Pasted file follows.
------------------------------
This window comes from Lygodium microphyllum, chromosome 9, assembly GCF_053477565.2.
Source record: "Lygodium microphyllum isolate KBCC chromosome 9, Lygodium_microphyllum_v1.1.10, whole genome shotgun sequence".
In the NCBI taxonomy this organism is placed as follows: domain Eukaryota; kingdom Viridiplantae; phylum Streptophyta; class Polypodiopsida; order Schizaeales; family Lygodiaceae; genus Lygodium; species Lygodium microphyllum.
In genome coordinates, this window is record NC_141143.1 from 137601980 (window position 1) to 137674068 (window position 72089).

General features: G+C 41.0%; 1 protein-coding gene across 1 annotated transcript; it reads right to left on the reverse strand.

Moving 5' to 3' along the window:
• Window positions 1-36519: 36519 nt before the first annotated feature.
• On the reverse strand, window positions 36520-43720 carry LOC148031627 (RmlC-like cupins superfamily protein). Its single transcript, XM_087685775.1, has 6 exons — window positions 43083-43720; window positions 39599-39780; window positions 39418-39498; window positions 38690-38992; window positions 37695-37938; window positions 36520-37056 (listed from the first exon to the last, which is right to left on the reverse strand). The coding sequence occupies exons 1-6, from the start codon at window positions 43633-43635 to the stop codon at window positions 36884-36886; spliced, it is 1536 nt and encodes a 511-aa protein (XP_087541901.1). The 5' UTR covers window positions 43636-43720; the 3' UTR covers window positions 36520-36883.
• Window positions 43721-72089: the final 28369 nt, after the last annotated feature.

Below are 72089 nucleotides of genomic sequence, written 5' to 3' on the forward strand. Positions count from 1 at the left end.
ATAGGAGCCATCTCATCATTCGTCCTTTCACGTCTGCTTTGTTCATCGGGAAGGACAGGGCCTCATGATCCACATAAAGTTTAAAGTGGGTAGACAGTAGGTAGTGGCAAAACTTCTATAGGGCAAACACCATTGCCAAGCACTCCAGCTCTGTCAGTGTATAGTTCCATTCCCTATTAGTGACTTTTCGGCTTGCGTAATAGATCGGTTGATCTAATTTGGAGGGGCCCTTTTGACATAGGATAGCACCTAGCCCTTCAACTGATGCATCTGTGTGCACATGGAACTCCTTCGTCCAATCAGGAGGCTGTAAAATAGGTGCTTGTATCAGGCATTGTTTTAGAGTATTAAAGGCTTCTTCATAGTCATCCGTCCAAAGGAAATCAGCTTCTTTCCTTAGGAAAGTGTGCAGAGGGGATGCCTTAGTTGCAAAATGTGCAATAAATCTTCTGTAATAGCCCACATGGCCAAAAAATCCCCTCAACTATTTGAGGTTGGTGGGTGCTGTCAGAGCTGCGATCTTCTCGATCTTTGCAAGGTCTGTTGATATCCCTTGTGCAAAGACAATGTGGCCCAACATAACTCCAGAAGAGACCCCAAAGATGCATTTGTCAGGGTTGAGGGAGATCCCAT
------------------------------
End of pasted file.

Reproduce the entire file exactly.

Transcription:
This window comes from Lygodium microphyllum, chromosome 9, assembly GCF_053477565.2.
Source record: "Lygodium microphyllum isolate KBCC chromosome 9, Lygodium_microphyllum_v1.1.10, whole genome shotgun sequence".
In the NCBI taxonomy this organism is placed as follows: domain Eukaryota; kingdom Viridiplantae; phylum Streptophyta; class Polypodiopsida; order Schizaeales; family Lygodiaceae; genus Lygodium; species Lygodium microphyllum.
In genome coordinates, this window is record NC_141143.1 from 137601980 (window position 1) to 137674068 (window position 72089).

General features: G+C 41.0%; 1 protein-coding gene across 1 annotated transcript; it reads right to left on the reverse strand.

Moving 5' to 3' along the window:
• Window positions 1-36519: 36519 nt before the first annotated feature.
• On the reverse strand, window positions 36520-43720 carry LOC148031627 (RmlC-like cupins superfamily protein). Its single transcript, XM_087685775.1, has 6 exons — window positions 43083-43720; window positions 39599-39780; window positions 39418-39498; window positions 38690-38992; window positions 37695-37938; window positions 36520-37056 (listed from the first exon to the last, which is right to left on the reverse strand). The coding sequence occupies exons 1-6, from the start codon at window positions 43633-43635 to the stop codon at window positions 36884-36886; spliced, it is 1536 nt and encodes a 511-aa protein (XP_087541901.1). The 5' UTR covers window positions 43636-43720; the 3' UTR covers window positions 36520-36883.
• Window positions 43721-72089: the final 28369 nt, after the last annotated feature.

Below are 72089 nucleotides of genomic sequence, written 5' to 3' on the forward strand. Positions count from 1 at the left end.
ATAGGAGCCATCTCATCATTCGTCCTTTCACGTCTGCTTTGTTCATCGGGAAGGACAGGGCCTCATGATCCACATAAAGTTTAAAGTGGGTAGACAGTAGGTAGTGGCAAAACTTCTATAGGGCAAACACCATTGCCAAGCACTCCAGCTCTGTCAGTGTATAGTTCCATTCCCTATTAGTGACTTTTCGGCTTGCGTAATAGATCGGTTGATCTAATTTGGAGGGGCCCTTTTGACATAGGATAGCACCTAGCCCTTCAACTGATGCATCTGTGTGCACATGGAACTCCTTCGTCCAATCAGGAGGCTGTAAAATAGGTGCTTGTATCAGGCATTGTTTTAGAGTATTAAAGGCTTCTTCATAGTCATCCGTCCAAAGGAAATCAGCTTCTTTCCTTAGGAAAGTGTGCAGAGGGGATGCCTTAGTTGCAAAATGTGCAATAAATCTTCTGTAATAGCCCACATGGCCAAAAAATCCCCTCAACTATTTGAGGTTGGTGGGTGCTGTCAGAGCTGCGATCTTCTCGATCTTTGCAAGGTCTGTTGATATCCCTTGTGCAAAGACAATGTGGCCCAACATAACTCCAGAAGAGACCCCAAAGATGCATTTGTCAGGGTTGAGGGAGATCCCAT